Roseanne Barr took her parting shots at ABC by giving up a major show spoiler ahead of the upcoming Conners spinoff premiere.
Barr blabbed to Brandon Straka on his YouTube show “Walk Away,” and revealed that her character would die by way of an opioid drug overdose.
“Oh ya, they killed her,” she said. “They have her die of an opioid overdose.”
That’s a pretty big reveal given the network has barely shown more than a snippet of a commercial teasing about what would come next for the cast in the new series.
Barr seemed a bit pissed knowing that her TV death puts the final nail in the coffin of any possibility of her returning to the show.
“There’s nothing I can do about it,” Barr admitted. “It’s done. It’s over.” She also called the storyline of her death disrespectful to her faithful fans “who loved that family” and were invested in the Roseanne character.
ABC has greenlit The Conners, a 10-episode spinoff that will feature the same family (minus, of course, Barr) and premiere in the fall, according to The Hollywood Reporter.
THR reports the comedy will follow the daily struggles and travails of the Conner family who, after a sudden turn of events, are forced to juggle life in ways they never have before.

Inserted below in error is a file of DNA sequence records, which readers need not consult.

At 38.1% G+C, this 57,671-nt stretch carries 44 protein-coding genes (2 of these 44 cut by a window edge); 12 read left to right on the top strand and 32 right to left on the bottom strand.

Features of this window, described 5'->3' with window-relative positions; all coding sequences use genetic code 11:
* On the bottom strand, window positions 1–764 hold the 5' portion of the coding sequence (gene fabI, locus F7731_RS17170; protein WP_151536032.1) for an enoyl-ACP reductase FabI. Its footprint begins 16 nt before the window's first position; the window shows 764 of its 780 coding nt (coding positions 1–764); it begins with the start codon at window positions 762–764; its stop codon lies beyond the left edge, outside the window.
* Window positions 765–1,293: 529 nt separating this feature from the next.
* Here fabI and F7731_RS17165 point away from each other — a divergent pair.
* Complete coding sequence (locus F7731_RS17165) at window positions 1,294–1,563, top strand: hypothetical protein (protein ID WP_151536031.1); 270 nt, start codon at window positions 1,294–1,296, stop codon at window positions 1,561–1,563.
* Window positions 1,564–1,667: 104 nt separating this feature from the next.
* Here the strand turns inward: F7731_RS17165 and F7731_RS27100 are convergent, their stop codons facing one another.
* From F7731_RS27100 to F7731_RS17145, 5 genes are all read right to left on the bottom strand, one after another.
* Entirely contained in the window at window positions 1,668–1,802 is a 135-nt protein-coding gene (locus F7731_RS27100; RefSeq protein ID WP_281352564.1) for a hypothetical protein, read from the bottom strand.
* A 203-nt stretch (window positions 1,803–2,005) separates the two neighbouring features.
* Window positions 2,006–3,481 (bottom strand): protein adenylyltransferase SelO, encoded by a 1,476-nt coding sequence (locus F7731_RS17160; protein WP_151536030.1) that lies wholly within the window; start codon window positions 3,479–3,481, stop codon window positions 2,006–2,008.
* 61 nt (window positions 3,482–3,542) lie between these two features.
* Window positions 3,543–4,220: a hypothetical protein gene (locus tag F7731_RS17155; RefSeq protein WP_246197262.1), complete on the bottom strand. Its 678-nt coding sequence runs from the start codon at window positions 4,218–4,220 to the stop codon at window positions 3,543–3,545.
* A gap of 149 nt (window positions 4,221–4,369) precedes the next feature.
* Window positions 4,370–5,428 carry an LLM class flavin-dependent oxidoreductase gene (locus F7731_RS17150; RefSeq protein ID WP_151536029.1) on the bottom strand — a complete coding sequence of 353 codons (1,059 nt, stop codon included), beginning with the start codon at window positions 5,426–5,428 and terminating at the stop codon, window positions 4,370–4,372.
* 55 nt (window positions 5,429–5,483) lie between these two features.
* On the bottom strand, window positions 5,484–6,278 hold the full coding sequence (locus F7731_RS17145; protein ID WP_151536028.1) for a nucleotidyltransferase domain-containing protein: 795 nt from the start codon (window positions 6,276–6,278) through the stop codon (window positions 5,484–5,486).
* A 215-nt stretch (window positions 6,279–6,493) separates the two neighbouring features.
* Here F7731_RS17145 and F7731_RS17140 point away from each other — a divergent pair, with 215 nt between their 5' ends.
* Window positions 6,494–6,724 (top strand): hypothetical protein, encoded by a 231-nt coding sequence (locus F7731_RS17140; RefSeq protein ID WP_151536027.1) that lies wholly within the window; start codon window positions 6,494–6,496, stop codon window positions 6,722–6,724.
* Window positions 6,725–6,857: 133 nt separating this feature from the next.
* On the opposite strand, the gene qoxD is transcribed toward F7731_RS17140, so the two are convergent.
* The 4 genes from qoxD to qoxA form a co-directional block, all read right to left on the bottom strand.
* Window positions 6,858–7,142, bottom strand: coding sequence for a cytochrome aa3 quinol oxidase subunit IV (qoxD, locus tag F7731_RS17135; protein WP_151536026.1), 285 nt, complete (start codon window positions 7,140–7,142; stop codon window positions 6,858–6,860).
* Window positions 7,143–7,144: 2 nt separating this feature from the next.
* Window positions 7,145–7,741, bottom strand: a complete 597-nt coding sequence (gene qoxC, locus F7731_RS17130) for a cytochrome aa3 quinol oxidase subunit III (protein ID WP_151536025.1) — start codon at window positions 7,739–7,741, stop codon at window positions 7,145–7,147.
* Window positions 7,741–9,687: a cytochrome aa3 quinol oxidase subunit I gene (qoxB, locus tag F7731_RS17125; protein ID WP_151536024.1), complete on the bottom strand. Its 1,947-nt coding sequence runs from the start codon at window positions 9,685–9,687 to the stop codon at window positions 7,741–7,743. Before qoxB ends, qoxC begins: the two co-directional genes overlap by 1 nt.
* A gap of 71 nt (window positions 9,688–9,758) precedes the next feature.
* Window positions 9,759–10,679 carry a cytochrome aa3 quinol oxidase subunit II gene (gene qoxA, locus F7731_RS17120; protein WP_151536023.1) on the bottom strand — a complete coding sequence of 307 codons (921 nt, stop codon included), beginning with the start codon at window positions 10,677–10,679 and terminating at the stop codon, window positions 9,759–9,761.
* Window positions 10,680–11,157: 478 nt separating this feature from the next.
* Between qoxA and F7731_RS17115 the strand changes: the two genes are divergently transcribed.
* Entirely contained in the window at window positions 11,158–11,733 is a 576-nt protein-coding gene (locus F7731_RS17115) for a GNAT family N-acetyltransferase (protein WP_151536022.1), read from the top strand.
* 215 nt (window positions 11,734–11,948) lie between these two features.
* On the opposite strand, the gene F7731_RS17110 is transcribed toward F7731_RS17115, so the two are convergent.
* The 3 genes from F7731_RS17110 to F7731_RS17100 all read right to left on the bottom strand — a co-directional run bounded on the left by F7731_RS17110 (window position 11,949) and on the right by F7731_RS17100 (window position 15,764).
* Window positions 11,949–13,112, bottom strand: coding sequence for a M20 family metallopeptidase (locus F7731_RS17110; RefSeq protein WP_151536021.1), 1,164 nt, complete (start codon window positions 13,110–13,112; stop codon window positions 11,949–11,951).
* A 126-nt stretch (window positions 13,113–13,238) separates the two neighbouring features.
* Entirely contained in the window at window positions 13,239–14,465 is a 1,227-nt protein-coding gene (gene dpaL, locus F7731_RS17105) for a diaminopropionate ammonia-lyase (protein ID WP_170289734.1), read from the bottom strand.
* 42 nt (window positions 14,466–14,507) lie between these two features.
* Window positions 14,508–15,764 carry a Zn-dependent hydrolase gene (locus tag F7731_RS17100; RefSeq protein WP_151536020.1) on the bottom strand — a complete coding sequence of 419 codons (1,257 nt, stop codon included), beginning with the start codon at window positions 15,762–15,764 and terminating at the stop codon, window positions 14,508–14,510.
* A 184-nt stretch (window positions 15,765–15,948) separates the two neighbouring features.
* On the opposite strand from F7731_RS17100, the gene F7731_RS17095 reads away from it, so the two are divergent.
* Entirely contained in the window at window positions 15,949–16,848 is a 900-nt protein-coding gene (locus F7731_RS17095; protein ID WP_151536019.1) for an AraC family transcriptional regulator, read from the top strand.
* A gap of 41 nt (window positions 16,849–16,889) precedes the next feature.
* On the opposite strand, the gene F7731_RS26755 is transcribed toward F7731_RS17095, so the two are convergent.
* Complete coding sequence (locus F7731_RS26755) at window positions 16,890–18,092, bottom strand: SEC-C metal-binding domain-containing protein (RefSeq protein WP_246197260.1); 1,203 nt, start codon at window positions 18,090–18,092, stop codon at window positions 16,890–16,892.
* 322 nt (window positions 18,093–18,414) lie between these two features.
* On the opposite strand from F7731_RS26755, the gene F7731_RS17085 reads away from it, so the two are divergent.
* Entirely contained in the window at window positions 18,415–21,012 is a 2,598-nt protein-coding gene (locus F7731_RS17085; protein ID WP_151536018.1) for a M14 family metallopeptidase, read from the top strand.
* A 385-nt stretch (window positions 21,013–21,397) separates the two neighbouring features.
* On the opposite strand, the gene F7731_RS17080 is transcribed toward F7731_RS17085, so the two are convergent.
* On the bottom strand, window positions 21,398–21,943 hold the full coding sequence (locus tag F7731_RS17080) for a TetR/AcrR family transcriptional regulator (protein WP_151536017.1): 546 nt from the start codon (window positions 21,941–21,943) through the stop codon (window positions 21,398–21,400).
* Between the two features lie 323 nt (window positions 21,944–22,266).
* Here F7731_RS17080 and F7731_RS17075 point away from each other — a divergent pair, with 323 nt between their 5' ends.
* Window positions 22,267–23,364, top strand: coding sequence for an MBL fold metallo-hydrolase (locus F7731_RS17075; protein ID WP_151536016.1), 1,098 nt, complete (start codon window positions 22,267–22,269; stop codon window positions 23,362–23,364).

The show will star John Goodman, Laurie Metcalf, Sara Gilbert, Lecy Goranson and Michael Fishman—basically, everyone but Roseanne Barr. And ABC stressed in making its announcement on Thursday that Barr has nothing to do with the new show, financially or creatively. Barr will retain rights to the Roseanne Conner character.
ABC Entertainment president Channing Dungey fired Barr for her malicious tweets suggesting that former Barack Obama adviser Valerie Jarrett is an ape.
“Roseanne’s Twitter statement is abhorrent, repugnant and inconsistent with our values, and we have decided to cancel her show,” Dungey said in a statement.
Jarrett, who could not have been blamed for reading Barr for filth after what she did, took the high road when asked about the offensive tweets during a subsequent appearance on an MSNBC town hall.
“I think we have to turn it into a teaching moment,” Jarrett said “I’m fine. I’m worried about all the people out there who don’t have a circle of friends and followers who come right to their defense–the person who’s walking down the street minding their own business and they see somebody cling to their purse or walk across the street. Or every black parent I know who has a boy who has to sit down and have a conversation, ‘the talk’ as we call it. Those ordinary examples of racism that happen every single day.”
The Conners will air on ABC October 16 at 8/7c.